An interesting scam

  • From: Neil Doane <caine@xxxxxxxxxxxxxxxx>
  • To: technocracy@xxxxxxxxxxxxxxxxx
  • Date: Thu, 27 Jul 2000 02:32:21 -0700

Very clever (well, until they throw him in the slammer for 20 years.)


----- Forwarded message from Norman Shapiro <norm@xxxxxxx> -----

I almost fell prey to one of the latest on-line scams involving
digital cameras.

At the end of the description of a Sony D770 on the eBay auction
site, the seller stated that he was willing to deal direct, and that
his price for this brand-new, factory-sealed Sony D770 was $1,299. I
knew that the best price I could get for this model was
$1,700-$1,800, so I decided to check it out.

I e-mailed this fellow, whose eBay ID showed zero feedback--in other
words, he was a newly registered user. This set of a warning bell,
but I still wanted to check it out. The guy e-mailed me back, telling
me he could send me the camera, with no prepayment on my part. I
would have two days to examine the camera, and if satisfied, could
use the Western Union electronic pay system to send him my $1,299. He
even offered to pay the Western Union charges. I figure, how the heck
can I lose?

Next, I get a e-mail from the folks at OnSale/Egghead (they chase
down credit-card fraud), asking if I've been dealing with someone
about a Sony D770, and describing this guy's M.O. to a tee. Turns out
this is an elaborate but relatively simple high-tech scam that this
guy has used on eBay, Yahoo!Auction, and other places on-line. Here's
how it works.

This fellow asks for your shipping address, then goes to OnSale,,, or one of the other large on-line vendors and
sets up a new account using a stolen credit card. Guess whose name
and address is on that new account? Yours. Then he orders a brand-new
Sony D770 for about $1,900, charges it with this stolen credit card,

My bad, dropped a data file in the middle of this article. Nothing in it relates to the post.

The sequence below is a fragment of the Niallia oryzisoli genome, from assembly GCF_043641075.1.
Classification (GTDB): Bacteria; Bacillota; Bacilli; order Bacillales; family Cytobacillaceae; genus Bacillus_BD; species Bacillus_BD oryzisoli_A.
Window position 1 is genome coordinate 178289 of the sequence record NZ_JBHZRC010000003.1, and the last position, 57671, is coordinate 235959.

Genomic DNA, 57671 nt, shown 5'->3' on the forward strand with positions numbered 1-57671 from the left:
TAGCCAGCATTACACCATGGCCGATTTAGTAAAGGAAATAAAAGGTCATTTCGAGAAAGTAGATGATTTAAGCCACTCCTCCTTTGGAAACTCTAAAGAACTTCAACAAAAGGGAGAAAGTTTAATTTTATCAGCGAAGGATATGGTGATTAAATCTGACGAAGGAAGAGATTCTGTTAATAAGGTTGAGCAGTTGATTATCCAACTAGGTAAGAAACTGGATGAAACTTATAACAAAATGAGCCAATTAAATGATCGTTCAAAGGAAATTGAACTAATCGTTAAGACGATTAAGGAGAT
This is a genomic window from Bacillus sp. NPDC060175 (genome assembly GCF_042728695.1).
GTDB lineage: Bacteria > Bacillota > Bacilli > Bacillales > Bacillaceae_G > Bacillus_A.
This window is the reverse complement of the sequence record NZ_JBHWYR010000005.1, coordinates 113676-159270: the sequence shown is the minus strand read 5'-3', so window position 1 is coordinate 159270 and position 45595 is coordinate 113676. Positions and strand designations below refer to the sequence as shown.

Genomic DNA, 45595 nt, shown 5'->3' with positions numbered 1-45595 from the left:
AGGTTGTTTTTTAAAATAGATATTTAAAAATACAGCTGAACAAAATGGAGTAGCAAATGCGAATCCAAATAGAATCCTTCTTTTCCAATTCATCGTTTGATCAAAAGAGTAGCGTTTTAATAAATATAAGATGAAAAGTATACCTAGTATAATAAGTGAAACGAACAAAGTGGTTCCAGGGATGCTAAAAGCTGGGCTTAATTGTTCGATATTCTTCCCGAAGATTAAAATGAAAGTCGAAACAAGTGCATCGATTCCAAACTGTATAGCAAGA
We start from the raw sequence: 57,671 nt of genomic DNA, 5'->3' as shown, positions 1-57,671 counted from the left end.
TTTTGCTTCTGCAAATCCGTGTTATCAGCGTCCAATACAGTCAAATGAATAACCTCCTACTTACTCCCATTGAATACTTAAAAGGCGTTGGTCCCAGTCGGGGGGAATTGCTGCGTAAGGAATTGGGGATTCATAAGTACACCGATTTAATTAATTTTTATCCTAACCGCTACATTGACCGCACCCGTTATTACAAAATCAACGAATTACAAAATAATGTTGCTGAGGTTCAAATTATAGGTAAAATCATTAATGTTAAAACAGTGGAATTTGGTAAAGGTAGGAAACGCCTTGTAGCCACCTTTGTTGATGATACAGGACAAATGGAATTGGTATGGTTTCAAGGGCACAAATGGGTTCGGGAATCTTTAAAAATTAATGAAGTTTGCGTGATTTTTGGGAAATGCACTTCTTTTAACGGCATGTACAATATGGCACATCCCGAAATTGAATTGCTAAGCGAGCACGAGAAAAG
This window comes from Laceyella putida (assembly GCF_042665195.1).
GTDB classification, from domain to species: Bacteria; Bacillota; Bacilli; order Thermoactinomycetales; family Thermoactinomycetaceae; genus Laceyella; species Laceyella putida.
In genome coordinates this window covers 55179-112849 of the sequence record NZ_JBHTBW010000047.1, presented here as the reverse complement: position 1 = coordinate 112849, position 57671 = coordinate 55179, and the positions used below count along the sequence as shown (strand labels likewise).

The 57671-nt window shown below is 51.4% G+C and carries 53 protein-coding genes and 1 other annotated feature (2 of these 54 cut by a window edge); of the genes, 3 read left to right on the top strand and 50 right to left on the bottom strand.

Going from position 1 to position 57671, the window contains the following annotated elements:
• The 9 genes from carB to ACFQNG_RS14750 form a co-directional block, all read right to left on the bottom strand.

and has it sent right to your doorstep. You get the brand-new camera,
and after a day or two you happily send him the $1,299 via Western

a week or so later, you're contacted by the vendor that shipped you
the camera and informed that the credit card used to buy it was
either stolen or declined. They now want you to give them $1,900 or
return the merchandise. You've already sent the scammer $1,299 that
you will never see again. Western Union electronic payments can be
picked up at any Western Union office in the world; all he needs is
the password info they give when you authorize the payment.

Luckily, I've been an OnSale user for over three years, and when this
guy created a new account in my name there, it cot cross-referenced
to my other account and set off some kind of warning. They canceled
the order and contacted me. I was not scammed out of my money like
other folks before me. They've been chasing this guy for several
months and still haven't caught him--he's still out there scamming

If a deal looks too good to be true, then it probably is. Buyer,
beware--scammers are everywhere.

Phil Mistry via e-mail.

----- End forwarded message -----

       . /._ o /     --personal="caine@xxxxxxxxxxxxxxxx" 
      /|//- / /     --business="caine@xxxxxxxxxxx"
     / ''- / /__   --homepage="";
~~ ~~~~~~~~~~~~~~~~~~~~~~~~~~~~~~~~~~~~~~~~~

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